I can’t read the book without feeling a profound disgust for the Roaring Twenties, as Fitzgerald imagines them—I’m sure he wanted the period to come off as absolutely loathsome. And he gets his point across quite convincingly in the “Gatsby’s party” scene, the first one. We readers look through Nick’s “impartial” eyes as he plunges into a bacchanal of unrestrained licentiousness. It's the only place where the medium of film has an advantage over the book—it is so much easier to convey the noise, the waste, the sense of excess, in a visual / auditory manner. The 1974 film adaptation, directed by Jack Clayton, does the party scene excellently. But it leaves out what I think is Fitzgerald's master touch—the drunken car wreck in a ditch after the party. After the entire sickening saturnalia, after we have certainly had enough of these disgusting partygoers, Fitzgerald throws in the car wreck scene and brings us to the point of overload. It is more than enough to get his point across—it is an excess of excess. It’s as if he is saying, “Let me show you how boundless is these people’s ability to debase themselves. Look at them! They are animals!”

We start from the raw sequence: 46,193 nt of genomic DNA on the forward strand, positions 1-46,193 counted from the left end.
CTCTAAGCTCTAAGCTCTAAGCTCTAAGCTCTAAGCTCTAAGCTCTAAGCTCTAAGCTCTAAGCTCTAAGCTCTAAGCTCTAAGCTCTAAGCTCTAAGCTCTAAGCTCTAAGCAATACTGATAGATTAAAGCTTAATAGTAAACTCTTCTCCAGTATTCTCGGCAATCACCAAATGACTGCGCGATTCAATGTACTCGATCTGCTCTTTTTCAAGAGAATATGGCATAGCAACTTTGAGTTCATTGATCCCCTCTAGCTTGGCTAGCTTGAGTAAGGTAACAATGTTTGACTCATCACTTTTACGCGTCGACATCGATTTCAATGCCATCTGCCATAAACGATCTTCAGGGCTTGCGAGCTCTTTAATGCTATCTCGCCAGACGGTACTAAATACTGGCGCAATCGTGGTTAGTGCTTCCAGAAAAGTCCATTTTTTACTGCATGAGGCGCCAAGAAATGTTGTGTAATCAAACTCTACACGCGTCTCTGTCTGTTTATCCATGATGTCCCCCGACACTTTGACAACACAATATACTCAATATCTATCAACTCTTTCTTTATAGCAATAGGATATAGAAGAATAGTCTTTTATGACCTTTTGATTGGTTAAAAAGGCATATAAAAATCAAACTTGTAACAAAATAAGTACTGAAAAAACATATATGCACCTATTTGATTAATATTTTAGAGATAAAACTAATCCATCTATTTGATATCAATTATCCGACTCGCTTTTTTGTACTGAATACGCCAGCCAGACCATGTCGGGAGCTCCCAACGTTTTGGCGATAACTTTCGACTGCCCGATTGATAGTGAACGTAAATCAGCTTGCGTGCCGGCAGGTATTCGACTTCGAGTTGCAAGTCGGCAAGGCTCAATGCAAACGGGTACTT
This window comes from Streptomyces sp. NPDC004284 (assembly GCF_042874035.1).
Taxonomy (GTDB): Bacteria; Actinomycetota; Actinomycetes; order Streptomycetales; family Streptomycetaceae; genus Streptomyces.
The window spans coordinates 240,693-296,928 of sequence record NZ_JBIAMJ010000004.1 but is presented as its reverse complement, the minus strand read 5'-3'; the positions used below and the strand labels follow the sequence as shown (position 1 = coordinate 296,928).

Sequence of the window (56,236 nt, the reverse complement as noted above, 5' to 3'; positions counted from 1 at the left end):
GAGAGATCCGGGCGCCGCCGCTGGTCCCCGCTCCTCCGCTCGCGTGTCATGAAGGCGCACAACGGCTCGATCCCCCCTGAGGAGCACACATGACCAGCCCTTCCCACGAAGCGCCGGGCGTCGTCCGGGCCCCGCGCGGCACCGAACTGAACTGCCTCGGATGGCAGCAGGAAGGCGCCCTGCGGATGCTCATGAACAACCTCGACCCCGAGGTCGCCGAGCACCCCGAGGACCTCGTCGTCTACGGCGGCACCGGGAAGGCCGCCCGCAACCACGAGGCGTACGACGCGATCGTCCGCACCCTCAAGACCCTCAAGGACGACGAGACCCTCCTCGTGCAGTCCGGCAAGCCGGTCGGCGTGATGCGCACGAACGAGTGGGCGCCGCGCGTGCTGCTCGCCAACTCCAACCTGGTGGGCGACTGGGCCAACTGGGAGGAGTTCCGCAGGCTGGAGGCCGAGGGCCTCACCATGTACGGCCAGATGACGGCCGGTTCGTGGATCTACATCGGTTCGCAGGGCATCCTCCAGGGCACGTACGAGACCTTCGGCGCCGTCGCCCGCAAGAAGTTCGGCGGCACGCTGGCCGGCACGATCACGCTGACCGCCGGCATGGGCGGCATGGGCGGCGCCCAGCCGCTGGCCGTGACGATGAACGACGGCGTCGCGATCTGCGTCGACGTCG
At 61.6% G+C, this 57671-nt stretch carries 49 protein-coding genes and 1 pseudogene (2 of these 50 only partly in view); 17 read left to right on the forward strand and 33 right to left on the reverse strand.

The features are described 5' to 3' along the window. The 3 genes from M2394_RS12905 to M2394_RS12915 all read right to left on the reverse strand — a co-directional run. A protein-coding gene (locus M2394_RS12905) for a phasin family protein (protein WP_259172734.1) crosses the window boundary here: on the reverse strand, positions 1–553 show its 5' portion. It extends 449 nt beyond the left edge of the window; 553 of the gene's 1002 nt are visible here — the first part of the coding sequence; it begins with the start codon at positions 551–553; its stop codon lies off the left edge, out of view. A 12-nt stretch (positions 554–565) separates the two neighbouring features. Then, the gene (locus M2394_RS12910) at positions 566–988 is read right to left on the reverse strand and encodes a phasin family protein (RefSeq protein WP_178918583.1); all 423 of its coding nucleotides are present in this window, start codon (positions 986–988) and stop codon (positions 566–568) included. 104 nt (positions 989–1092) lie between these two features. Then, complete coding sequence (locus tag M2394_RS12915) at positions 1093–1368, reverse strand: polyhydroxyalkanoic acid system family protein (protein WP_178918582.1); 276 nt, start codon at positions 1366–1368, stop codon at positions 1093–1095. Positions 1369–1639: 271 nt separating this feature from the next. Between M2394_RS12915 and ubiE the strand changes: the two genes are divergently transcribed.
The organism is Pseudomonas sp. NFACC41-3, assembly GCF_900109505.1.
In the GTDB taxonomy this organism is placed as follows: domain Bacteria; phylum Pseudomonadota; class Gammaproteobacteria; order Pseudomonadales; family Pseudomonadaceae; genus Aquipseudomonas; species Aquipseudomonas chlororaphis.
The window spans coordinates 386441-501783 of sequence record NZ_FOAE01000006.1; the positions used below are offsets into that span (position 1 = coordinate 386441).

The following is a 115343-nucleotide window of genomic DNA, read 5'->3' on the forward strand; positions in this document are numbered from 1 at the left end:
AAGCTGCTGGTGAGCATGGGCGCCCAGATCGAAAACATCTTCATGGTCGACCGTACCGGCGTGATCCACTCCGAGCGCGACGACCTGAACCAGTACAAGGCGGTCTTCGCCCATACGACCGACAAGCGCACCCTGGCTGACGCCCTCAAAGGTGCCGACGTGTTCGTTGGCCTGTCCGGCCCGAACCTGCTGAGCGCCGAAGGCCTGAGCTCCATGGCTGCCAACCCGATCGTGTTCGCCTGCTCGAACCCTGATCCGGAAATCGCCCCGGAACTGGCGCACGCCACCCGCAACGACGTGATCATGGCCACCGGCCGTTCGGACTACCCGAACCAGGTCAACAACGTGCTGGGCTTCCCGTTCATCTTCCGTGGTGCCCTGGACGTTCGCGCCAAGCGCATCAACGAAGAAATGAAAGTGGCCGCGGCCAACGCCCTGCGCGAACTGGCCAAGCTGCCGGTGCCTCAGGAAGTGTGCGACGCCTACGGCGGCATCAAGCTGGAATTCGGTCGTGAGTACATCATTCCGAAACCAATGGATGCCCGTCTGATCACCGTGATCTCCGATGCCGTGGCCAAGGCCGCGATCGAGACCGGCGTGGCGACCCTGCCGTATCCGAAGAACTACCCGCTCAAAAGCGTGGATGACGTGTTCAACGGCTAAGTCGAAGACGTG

Gatsby himself is tainted, in our eyes, by the goings-on at his parties, even though he barely is a part of them. But, as Nick tells us, there was “foul dust floating in the wake of his dreams.” What is Gatsby, anyway? He was a son of God, as Nick calls him, and he wasted his divinity. Gatsby, with an infinite gift for hope, dreamed big, but his big dream was a waste. He made himself ridiculous trying to get the girl, a girl who only existed in his past. I think the most tragic line in the book is when Nick describes Gatsby outside of the Buchanan’s house, waiting for a sign from Daisy which never comes—as Nick says, Gatsby was “watching over nothing”. The scene is emblematic of the entirety of Gatsby’s career, which was all built up in pursuit of a nothing, an impossible fantasy which destroyed Gatsby in the end. He is a tragic reminder to us all that we have the capacity to hope, to dream, to create—but that we must, must, must be careful what we do with that capacity.
I’m going to start writing more short-form book reviews on Goodreads; this morning I just put up my thoughts on Jonathan Franzen’s Crossroads. If you use Goodreads, you might be interested.
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This article about Victorian-era table service is pleasantly informative, but the variety of different pieces illustrated is astounding. I want an Audubon field guide to Victorian flatware. H/T to Design Lobster for the link.
Such a narrative technique, with a narrator who is a character in the story yet possesses a sporadic omniscience, is also employed by Dostoevsky in Demons.